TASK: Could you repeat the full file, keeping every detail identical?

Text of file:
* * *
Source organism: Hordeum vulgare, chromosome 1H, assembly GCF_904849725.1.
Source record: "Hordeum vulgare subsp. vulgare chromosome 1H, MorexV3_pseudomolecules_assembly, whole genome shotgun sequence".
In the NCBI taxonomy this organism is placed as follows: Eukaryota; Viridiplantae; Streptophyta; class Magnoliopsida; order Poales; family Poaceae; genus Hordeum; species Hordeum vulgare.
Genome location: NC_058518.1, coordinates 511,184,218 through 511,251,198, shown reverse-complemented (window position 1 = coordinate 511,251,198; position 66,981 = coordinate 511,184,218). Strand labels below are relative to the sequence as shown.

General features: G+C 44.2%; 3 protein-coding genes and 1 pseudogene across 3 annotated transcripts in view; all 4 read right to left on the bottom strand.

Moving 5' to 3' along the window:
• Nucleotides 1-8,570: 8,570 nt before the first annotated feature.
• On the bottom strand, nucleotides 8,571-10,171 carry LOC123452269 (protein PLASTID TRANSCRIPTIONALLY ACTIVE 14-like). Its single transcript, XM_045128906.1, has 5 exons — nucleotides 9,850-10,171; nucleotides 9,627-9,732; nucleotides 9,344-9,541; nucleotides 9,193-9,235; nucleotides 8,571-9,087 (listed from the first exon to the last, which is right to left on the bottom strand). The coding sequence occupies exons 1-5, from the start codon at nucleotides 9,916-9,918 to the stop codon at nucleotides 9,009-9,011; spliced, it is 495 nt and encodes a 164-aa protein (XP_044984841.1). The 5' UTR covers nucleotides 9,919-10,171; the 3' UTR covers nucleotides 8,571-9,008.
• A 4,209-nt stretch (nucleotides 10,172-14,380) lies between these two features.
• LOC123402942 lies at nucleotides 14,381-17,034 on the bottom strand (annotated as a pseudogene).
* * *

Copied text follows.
Source organism: Hordeum vulgare, chromosome 1H, assembly GCF_904849725.1.
Source record: "Hordeum vulgare subsp. vulgare chromosome 1H, MorexV3_pseudomolecules_assembly, whole genome shotgun sequence".
In the NCBI taxonomy this organism is placed as follows: Eukaryota; Viridiplantae; Streptophyta; class Magnoliopsida; order Poales; family Poaceae; genus Hordeum; species Hordeum vulgare.
Genome location: NC_058518.1, coordinates 511,184,218 through 511,251,198, shown reverse-complemented (window position 1 = coordinate 511,251,198; position 66,981 = coordinate 511,184,218). Strand labels below are relative to the sequence as shown.

General features: G+C 44.2%; 3 protein-coding genes and 1 pseudogene across 3 annotated transcripts in view; all 4 read right to left on the bottom strand.

Moving 5' to 3' along the window:
• Nucleotides 1-8,570: 8,570 nt before the first annotated feature.
• On the bottom strand, nucleotides 8,571-10,171 carry LOC123452269 (protein PLASTID TRANSCRIPTIONALLY ACTIVE 14-like). Its single transcript, XM_045128906.1, has 5 exons — nucleotides 9,850-10,171; nucleotides 9,627-9,732; nucleotides 9,344-9,541; nucleotides 9,193-9,235; nucleotides 8,571-9,087 (listed from the first exon to the last, which is right to left on the bottom strand). The coding sequence occupies exons 1-5, from the start codon at nucleotides 9,916-9,918 to the stop codon at nucleotides 9,009-9,011; spliced, it is 495 nt and encodes a 164-aa protein (XP_044984841.1). The 5' UTR covers nucleotides 9,919-10,171; the 3' UTR covers nucleotides 8,571-9,008.
• A 4,209-nt stretch (nucleotides 10,172-14,380) lies between these two features.
• LOC123402942 lies at nucleotides 14,381-17,034 on the bottom strand (annotated as a pseudogene).